I’ll start with a disclaimer first: I’m not a true yogi, nor do I live a yogic lifestyle. I would describe myself as someone who dabbles in yoga.
My friend Ali from London has done a few yoga retreats with Shanti Centre (http://www.shanticentre.com). When she called me up last year and said “want to go do yoga in Sri Lanka”, all I heard was “let’s go travel”. Here I am February 2016 in Boossa, Sri Lanka doing yoga with an instructor that I never took a class from, nor did I read up on her style of yoga. Those of you who know me well, in my personal life I jump in with both feet with little research – it’s worked out well for me so far. I like surprises and I often learn something valuable!
Let’s rewind to day one of Sri Lanka yoga retreat, it’s 93 degrees, 80% humidity and mosquitos – none of which I handle well. I liked Steph (the yoga instructor) as soon as I met her, she’s warm, caring and has a constant glow about her. We started our class laying down in sivasana, in my mind I’m thinking who starts their class this way. I was confused but accepted this because I could hardly move in the heat. Maybe Steph forgot to teach the class and thought it was sivansana time, I’m in awe of what my mind things of at times. I noticed I started criticizing Steph’s teaching right away in my mind – I didn’t recognize the chant she started the class with? why are her moon salutations different than other instructors I practiced with? Why aren’t we doing any balancing poses? Why aren’t we getting into pigeon pose from down dog? So much for letting go and enjoying the present moment. We are creatures of habits, I’ve been going to the same yoga studio for a few years and practicing the same style of yoga. Looking back, I had the best sleep in months the night after Steph’s first yoga class.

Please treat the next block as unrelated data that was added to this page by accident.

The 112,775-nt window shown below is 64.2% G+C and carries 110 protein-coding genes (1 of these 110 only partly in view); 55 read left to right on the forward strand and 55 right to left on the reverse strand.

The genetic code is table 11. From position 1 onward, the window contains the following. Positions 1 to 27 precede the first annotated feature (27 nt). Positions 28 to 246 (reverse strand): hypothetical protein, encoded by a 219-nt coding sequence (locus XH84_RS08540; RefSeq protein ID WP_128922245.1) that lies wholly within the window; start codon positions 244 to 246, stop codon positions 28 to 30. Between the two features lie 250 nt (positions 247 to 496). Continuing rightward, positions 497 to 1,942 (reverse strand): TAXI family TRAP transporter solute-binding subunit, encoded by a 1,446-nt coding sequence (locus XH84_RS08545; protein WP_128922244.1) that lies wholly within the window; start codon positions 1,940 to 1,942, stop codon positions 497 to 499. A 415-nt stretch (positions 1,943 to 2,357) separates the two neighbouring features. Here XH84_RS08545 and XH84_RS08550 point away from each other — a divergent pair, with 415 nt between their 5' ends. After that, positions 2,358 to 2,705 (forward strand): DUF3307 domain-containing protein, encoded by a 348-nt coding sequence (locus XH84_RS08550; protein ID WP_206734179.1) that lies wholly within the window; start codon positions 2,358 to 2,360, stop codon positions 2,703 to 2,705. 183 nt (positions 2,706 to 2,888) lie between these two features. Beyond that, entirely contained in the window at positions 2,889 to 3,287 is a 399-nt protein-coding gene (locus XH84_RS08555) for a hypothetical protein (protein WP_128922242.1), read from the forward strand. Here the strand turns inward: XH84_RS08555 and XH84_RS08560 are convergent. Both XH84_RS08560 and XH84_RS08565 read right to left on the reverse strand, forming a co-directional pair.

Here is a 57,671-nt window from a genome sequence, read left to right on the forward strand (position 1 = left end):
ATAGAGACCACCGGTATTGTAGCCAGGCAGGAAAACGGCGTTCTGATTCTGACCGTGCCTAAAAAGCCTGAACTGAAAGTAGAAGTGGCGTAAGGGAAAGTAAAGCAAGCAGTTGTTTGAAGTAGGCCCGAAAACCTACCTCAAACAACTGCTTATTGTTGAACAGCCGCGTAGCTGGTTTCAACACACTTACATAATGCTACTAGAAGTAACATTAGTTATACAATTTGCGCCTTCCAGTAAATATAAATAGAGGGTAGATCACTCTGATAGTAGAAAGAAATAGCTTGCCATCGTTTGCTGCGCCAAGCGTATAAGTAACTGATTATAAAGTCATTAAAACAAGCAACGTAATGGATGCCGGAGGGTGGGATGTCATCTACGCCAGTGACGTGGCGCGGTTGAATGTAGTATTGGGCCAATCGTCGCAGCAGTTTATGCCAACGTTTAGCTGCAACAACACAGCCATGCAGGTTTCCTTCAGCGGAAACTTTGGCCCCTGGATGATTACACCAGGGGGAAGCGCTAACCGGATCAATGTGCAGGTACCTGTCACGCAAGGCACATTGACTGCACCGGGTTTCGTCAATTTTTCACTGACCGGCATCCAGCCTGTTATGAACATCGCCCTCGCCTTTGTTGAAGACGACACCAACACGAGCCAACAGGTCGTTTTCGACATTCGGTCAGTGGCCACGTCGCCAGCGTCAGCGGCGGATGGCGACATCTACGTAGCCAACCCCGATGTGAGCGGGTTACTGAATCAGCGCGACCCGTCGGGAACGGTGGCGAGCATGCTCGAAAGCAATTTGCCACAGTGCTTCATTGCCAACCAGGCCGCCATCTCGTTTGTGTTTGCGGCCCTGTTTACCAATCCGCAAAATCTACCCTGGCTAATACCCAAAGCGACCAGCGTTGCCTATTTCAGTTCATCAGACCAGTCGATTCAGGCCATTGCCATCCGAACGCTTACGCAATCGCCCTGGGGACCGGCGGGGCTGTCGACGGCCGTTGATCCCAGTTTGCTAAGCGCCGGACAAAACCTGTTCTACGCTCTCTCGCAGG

It was end of the 3rd day I realized why I was hard on Steph’s teaching, she taught Hatha and I had a bad experience with Hatha yoga 5 years ago in India. There is nothing wrong with Hatha, mentally I was in a bad place when I signed myself into a yoga ashram in Kerala, India. I had gone to India in high hopes to get in touch with the ‘motherland’ and have a spiritual awakening – I spent 5 months in India and neither of my goals in India were fulfilled. Once I realized why I wasn’t fully present in Steph’s class, I told myself that I cannot let my experience 5 years ago taint my time with Steph. I was in Sri Lanka on a private beach doing yoga with an instructor who poured her soul into her teaching, the least I could do was be fully present! If Steph is giving 100%, I owe her 100% also.
We often experience the world thru our stained experience, not seeing the experience as it is. In Vipassana meditation we hope to bring clarity and seeing the reality as it truly is without judgement. I thoroughly enjoyed Steph’s yoga retreat in Sri Lanka, more than the yoga I have to thank Steph for providing clarity and showing me when I judge I’m only restricting my own enjoyment, growth and pleasure.